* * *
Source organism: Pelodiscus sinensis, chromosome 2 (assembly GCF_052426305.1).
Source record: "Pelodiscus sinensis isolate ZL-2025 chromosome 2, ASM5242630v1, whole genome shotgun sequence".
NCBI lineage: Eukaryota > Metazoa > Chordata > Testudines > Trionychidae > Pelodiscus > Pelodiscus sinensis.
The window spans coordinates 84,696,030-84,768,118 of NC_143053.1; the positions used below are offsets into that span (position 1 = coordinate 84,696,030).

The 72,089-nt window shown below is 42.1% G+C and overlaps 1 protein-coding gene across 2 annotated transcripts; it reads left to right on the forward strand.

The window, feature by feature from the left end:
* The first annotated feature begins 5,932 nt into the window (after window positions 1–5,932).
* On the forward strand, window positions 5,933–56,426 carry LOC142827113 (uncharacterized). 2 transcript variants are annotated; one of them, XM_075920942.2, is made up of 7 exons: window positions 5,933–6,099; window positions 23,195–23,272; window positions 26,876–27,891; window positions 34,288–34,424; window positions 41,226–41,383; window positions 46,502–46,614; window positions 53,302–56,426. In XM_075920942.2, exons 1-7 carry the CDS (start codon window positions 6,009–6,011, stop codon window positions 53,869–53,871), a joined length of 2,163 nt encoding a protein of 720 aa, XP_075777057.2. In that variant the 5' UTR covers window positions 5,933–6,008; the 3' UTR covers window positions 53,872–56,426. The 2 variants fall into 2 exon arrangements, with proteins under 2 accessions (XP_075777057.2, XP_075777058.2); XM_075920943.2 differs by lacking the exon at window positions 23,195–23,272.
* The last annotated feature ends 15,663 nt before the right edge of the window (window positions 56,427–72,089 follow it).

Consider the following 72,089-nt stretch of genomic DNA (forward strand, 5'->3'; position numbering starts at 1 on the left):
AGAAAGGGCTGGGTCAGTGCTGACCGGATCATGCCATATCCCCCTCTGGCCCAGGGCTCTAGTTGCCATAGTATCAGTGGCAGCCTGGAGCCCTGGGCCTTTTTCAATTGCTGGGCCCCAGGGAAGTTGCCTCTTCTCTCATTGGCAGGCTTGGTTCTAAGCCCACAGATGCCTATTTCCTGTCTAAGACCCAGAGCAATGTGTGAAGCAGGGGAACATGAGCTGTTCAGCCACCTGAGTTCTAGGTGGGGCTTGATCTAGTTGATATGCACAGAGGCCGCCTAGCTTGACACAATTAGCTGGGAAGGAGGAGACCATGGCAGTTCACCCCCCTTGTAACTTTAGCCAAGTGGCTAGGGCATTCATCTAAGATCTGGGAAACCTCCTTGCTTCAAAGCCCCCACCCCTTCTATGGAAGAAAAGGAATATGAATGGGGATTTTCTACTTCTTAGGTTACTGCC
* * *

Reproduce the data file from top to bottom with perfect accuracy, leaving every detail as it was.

Source organism: Pelodiscus sinensis, chromosome 2 (assembly GCF_052426305.1).
Source record: "Pelodiscus sinensis isolate ZL-2025 chromosome 2, ASM5242630v1, whole genome shotgun sequence".
NCBI lineage: Eukaryota > Metazoa > Chordata > Testudines > Trionychidae > Pelodiscus > Pelodiscus sinensis.
The window spans coordinates 84,696,030-84,768,118 of NC_143053.1; the positions used below are offsets into that span (position 1 = coordinate 84,696,030).

The 72,089-nt window shown below is 42.1% G+C and overlaps 1 protein-coding gene across 2 annotated transcripts; it reads left to right on the forward strand.

The window, feature by feature from the left end:
* The first annotated feature begins 5,932 nt into the window (after window positions 1–5,932).
* On the forward strand, window positions 5,933–56,426 carry LOC142827113 (uncharacterized). 2 transcript variants are annotated; one of them, XM_075920942.2, is made up of 7 exons: window positions 5,933–6,099; window positions 23,195–23,272; window positions 26,876–27,891; window positions 34,288–34,424; window positions 41,226–41,383; window positions 46,502–46,614; window positions 53,302–56,426. In XM_075920942.2, exons 1-7 carry the CDS (start codon window positions 6,009–6,011, stop codon window positions 53,869–53,871), a joined length of 2,163 nt encoding a protein of 720 aa, XP_075777057.2. In that variant the 5' UTR covers window positions 5,933–6,008; the 3' UTR covers window positions 53,872–56,426. The 2 variants fall into 2 exon arrangements, with proteins under 2 accessions (XP_075777057.2, XP_075777058.2); XM_075920943.2 differs by lacking the exon at window positions 23,195–23,272.
* The last annotated feature ends 15,663 nt before the right edge of the window (window positions 56,427–72,089 follow it).

Consider the following 72,089-nt stretch of genomic DNA (forward strand, 5'->3'; position numbering starts at 1 on the left):
AGAAAGGGCTGGGTCAGTGCTGACCGGATCATGCCATATCCCCCTCTGGCCCAGGGCTCTAGTTGCCATAGTATCAGTGGCAGCCTGGAGCCCTGGGCCTTTTTCAATTGCTGGGCCCCAGGGAAGTTGCCTCTTCTCTCATTGGCAGGCTTGGTTCTAAGCCCACAGATGCCTATTTCCTGTCTAAGACCCAGAGCAATGTGTGAAGCAGGGGAACATGAGCTGTTCAGCCACCTGAGTTCTAGGTGGGGCTTGATCTAGTTGATATGCACAGAGGCCGCCTAGCTTGACACAATTAGCTGGGAAGGAGGAGACCATGGCAGTTCACCCCCCTTGTAACTTTAGCCAAGTGGCTAGGGCATTCATCTAAGATCTGGGAAACCTCCTTGCTTCAAAGCCCCCACCCCTTCTATGGAAGAAAAGGAATATGAATGGGGATTTTCTACTTCTTAGGTTACTGCC